Place and Duration of Study:  In different agroecosystem of Trichy during the period of October 2016 to November 2017.

Methodology: A preliminary survey was carried out during the day from 07.00 to 12.00 from October 2016 to November 2017. The transect walk was done once in a month. The specimens were collected with the insect collection net. The collected species were photographed and deposited in Zoology Department, Nehru Memorial College, Puthanampatti, Tamil Nadu, India.

Results: A total of 80 species were recorded from different agricultural areas at Trichy. Analysis of relative abundance revealed 64 species were classed as common and 16 species as uncommon.

Conclusion: From the results we also observed maximum species diversity and abundance in the month of January to June and October to November and there was a gradual decrease during the early summer from the month of March and it reached maximum in the May.

Please see the link :-  https://mbimph.com/index.php/UPJOZ/article/view/1606

STUDIES OF VALMIKI NATIONAL PARK, BIHAR WITH REFERENCE TO AVIFAUNA | UTTAR PRADESH JOURNAL OF ZOOLOGY

The tract is very rich in avifauna. More than 250 bird species have been reported from Valmiki National Park  (Valmiki Tiger Reserve). Almost all the bird species are likely to occur that are found in Dudhwa or the adjoining Sohagi Barwa Sanctuary in Uttar Pradesh [1]. The common birds are Peafowls, Partridges (Black and Gray), Quails, Pigeon, Mynas, Bulbul, Hornbill, Parrot, Woodpickers, Vultures, Eagles, Flycatchers, Sunbirds, among others. Nepal Kalij Pheasant locally known as Churcha is also found. In the night several owls, owlets and nightjars can be easily seen. Globally threatened species such as the Swamp Francolin (Francolinus gularis) and Sociable Lapwing (Vanellus gregarius) have been reported from the area [1]. The vulnerable Sarus Crane (Grus antigone) also occurs in small numbers [2]. There were records of White-rumped Gyps bengalensis and Slender-billed vultures. Historical records of Bengal Florican (Houbaropsis bengalensis) from the general area also exist. A large roost of migratory Amur Falcons (Falco amurensis) was also discovered just outside the Reserve. Details of important observations are presented. Conservation issues are also discussed briefly and recommendations are made for the protection of habitats and birds.

Please see the link :- https://mbimph.com/index.php/UPJOZ/article/view/1589

BUTTERFLIES DIVERSITY (LEPIDOPTERA: PAPILIONOIDEA) IN AGRO-ECOSYSTEMS OF TIRUCHIRAPPALLI DISTRICT OF TAMIL NADU, INDIA |UTTAR PRADESH JOURNAL OF ZOOLOGY,

Aim: The present study is aimed to examine the diversity and relative abundance of butterflies.

Place and Duration of Study:  In different agroecosystem of Trichy during the period of October 2016 to November 2017.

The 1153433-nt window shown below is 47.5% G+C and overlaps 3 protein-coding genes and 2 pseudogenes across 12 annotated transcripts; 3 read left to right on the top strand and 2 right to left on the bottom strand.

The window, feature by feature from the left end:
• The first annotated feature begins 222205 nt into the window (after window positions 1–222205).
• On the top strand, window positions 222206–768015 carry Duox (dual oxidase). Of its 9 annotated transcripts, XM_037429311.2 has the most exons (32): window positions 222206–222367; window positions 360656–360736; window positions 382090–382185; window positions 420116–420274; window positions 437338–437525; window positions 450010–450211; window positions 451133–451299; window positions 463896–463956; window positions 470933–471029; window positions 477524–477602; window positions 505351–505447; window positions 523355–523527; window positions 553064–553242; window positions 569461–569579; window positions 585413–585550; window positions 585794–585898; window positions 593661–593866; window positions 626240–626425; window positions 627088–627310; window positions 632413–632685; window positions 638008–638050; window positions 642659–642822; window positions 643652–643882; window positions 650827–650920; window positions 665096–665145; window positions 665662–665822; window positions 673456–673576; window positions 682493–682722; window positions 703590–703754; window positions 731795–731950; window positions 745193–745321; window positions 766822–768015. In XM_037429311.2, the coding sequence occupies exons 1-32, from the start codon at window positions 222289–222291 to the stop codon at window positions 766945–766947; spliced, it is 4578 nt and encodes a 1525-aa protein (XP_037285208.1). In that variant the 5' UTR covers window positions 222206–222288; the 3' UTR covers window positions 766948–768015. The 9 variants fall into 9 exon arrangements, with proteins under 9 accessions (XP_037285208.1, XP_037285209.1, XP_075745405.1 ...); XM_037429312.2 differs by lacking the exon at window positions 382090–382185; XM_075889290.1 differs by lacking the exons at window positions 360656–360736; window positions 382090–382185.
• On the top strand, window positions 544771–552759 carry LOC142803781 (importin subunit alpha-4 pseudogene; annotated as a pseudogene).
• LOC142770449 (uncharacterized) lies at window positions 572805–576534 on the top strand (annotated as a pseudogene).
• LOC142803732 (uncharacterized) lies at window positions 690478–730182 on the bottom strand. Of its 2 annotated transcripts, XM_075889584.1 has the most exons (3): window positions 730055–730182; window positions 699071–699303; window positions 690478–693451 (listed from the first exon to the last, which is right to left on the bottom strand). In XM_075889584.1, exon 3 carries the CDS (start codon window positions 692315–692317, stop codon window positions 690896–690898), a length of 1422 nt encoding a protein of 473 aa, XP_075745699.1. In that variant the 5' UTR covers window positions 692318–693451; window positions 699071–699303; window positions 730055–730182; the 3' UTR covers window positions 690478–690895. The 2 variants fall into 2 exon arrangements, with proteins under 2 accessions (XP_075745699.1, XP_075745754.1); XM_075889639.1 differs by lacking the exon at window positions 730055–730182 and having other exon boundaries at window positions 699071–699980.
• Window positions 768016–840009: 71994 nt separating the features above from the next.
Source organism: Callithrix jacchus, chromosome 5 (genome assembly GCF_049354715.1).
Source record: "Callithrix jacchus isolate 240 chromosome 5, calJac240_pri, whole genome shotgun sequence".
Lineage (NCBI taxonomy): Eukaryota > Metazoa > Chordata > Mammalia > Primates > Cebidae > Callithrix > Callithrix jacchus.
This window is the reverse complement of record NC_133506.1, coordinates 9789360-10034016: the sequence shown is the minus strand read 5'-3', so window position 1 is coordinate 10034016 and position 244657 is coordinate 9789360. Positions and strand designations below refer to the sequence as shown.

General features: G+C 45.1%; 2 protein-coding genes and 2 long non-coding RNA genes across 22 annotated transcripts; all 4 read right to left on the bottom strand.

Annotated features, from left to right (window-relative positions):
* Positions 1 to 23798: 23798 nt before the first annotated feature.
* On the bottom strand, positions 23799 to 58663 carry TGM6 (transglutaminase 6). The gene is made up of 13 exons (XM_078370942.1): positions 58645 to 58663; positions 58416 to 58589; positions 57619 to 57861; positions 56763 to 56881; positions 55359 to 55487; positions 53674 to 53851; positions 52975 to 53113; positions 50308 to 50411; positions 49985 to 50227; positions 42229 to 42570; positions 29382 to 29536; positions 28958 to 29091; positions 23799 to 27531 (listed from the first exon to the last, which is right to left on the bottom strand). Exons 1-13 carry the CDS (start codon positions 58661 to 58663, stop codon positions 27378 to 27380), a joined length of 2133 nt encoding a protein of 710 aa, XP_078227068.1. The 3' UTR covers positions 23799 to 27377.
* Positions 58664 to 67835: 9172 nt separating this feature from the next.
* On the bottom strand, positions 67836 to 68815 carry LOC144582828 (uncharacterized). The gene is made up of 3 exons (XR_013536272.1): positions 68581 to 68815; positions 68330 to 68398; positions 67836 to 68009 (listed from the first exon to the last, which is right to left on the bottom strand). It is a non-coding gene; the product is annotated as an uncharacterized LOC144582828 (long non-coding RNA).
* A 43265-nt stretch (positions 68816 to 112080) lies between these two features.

Methodology: A preliminary survey was carried out during the day from 07.00 to 12.00 from October 2016 to November 2017. The transect walk was done once in a month. The specimens were collected with the insect collection net. The collected species were photographed and deposited in Zoology Department, Nehru Memorial College, Puthanampatti, Tamil Nadu, India.

Results: A total of 80 species were recorded from different agricultural areas at Trichy. Analysis of relative abundance revealed 64 species were classed as common and 16 species as uncommon.

Conclusion: From the results we also observed maximum species diversity and abundance in the month of January to June and October to November and there was a gradual decrease during the early summer from the month of March and it reached maximum in the May.

Please read full article –https://mbimph.com/index.php/UPJOZ/ 

STUDIES OF VALMIKI NATIONAL PARK, BIHAR WITH REFERENCE TO AVIFAUNA |UTTAR PRADESH JOURNAL OF ZOOLOGY

The tract is very rich in avifauna. More than 250 bird species have been reported from Valmiki National Park  (Valmiki Tiger Reserve). Almost all the bird species are likely to occur that are found in Dudhwa or the adjoining Sohagi Barwa Sanctuary in Uttar Pradesh [1]. The common birds are Peafowls, Partridges (Black and Gray), Quails, Pigeon, Mynas, Bulbul, Hornbill, Parrot, Woodpickers, Vultures, Eagles, Flycatchers, Sunbirds, among others. Nepal Kalij Pheasant locally known as Churcha is also found. In the night several owls, owlets and nightjars can be easily seen. Globally threatened species such as the Swamp Francolin (Francolinus gularis) and Sociable Lapwing (Vanellus gregarius) have been reported from the area [1]. The vulnerable Sarus Crane (Grus antigone) also occurs in small numbers [2]. There were records of White-rumped Gyps bengalensis and Slender-billed vultures. Historical records of Bengal Florican (Houbaropsis bengalensis) from the general area also exist. A large roost of migratory Amur Falcons (Falco amurensis) was also discovered just outside the Reserve. Details of important observations are presented. Conservation issues are also discussed briefly and recommendations are made for the protection of habitats and birds.

Please read full article –https://mbimph.com/index.php/UPJOZ/